Common Misconceptions About Homeowners Insurance Policies

Hundreds of thousands of Americans lose money each year because they're unsure exactly what their homeowners' insurance policies cover for their properties. Even with the right insurance, you could be paying more out of pocket than you expect. To help clear up some common misconceptions about home insurance policies, we've created this list for you. 

Myth 1: Insurance Companies Pay Out Based on Home Market Value

Insurance companies won't cover your property's entire cost, but this becomes more of a problem if you have bought unused lands like forested areas or large backyards. Most of the market value of your home includes the total square feet of the property, so if a fire happens outside or travels there, your insurance company is unlikely to cover that section.

Your insurance company determines the replacement cost or actual cash value of the home before getting coverage, and a failed homeowners insurance inspection could drastically up your premiums. 

Suppose your insurance policy falls under replacement cost coverage. In that case, you will be reimbursed for the cost of replacing the destroyed or damaged property with a similar new one up to the coverage amount. Actual cash value coverage will pay you the amount equal to the replacement cost without factoring in depreciation. 

Myth 2: All Damage Will be Covered

While some policies won't cover specific disasters, most insurance companies will cover the following perils:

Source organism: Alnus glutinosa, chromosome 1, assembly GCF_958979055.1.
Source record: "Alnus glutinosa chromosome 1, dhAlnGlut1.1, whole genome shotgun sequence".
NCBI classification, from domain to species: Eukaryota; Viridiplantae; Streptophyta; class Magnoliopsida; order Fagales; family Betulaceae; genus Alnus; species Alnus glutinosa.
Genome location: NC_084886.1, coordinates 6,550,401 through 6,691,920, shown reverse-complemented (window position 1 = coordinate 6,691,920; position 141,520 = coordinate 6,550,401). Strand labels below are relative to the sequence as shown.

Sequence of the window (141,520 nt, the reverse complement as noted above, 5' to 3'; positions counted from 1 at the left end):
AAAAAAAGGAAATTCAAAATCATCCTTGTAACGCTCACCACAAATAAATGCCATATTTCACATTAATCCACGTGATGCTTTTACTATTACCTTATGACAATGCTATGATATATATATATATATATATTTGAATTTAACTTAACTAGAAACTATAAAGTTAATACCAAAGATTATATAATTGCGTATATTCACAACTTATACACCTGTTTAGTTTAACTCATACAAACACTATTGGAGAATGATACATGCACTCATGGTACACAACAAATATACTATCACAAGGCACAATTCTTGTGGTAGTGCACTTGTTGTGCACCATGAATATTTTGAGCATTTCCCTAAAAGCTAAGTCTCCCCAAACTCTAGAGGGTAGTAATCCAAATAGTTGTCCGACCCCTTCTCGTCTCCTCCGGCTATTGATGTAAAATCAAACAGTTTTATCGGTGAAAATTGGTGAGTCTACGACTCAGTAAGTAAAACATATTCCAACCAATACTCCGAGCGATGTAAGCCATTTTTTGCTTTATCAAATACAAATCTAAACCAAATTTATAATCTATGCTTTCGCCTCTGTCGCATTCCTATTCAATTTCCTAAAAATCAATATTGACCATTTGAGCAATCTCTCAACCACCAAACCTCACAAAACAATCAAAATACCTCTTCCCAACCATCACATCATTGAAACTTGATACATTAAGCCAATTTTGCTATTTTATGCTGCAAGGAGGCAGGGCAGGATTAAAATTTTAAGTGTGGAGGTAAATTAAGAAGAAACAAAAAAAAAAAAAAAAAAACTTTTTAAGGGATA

• Water damage that isn't from flooding
  • Fire and smoke damage
  • Weather damage from hail or wind
  • Stolen property
  • Vandalism
  • Collapsed roofs or structures due to ice or snow
  • Gas explosions
  • Harm related to civil disturbances
  • Damage caused by aircraft or vehicle

Homeowners' insurance won't often cover floods, earthquakes, nuclear hazards, power failures, and war damage. If you live in an area where earthquakes and floods are expected, you can purchase extra insurance to cover these disasters at a lower cost. It's in your best interest to buy additional insurance, or you could pay out of pocket multiple times a year.

Myth 3: You Will Get Reimbursed Up to Coverage Amount After Deduction

The amount you get reimbursed depends on your coverage, so ask an insurance agent before finalizing your policy. Most homeowners insurance policies require a property to be insured for a certain percentage of the value of the objects you're replacing. The percentage of the replacement value is typically high at 70-80%.

Unlike medical insurance, you don't get the entire amount back from your home insurer. To put this in practice, say you own an $800,000 home, but your insurance covers $600,000 of the property. If a natural disaster caused $400,000 worth of damage to your home, you would get reimbursed $375,000 based on this equation: 

$400,000 x ($600,000 ÷ ($800,000x80%)) = $375,000

Myth 4: All of Your Personal Property Will Have Full Coverage

What makes dispelling this myth difficult is that it's right in most cases. All your personal property will be covered if you state their actual cash value on your application, but insurance companies may hold back even then. Some items have sentimental value or only hold value at auction, so insurance companies may be unwilling to hand over the cash.

On top of that, some items are covered with extra insurance like jewelry, furs, cash, firearms, securities, trailers, and watercraft. You also need proof that you owned these items in the first place, so take pictures of all your personal belongings before signing the insurance papers. You can also use receipts as proof of purchase, but the more evidence, the better.

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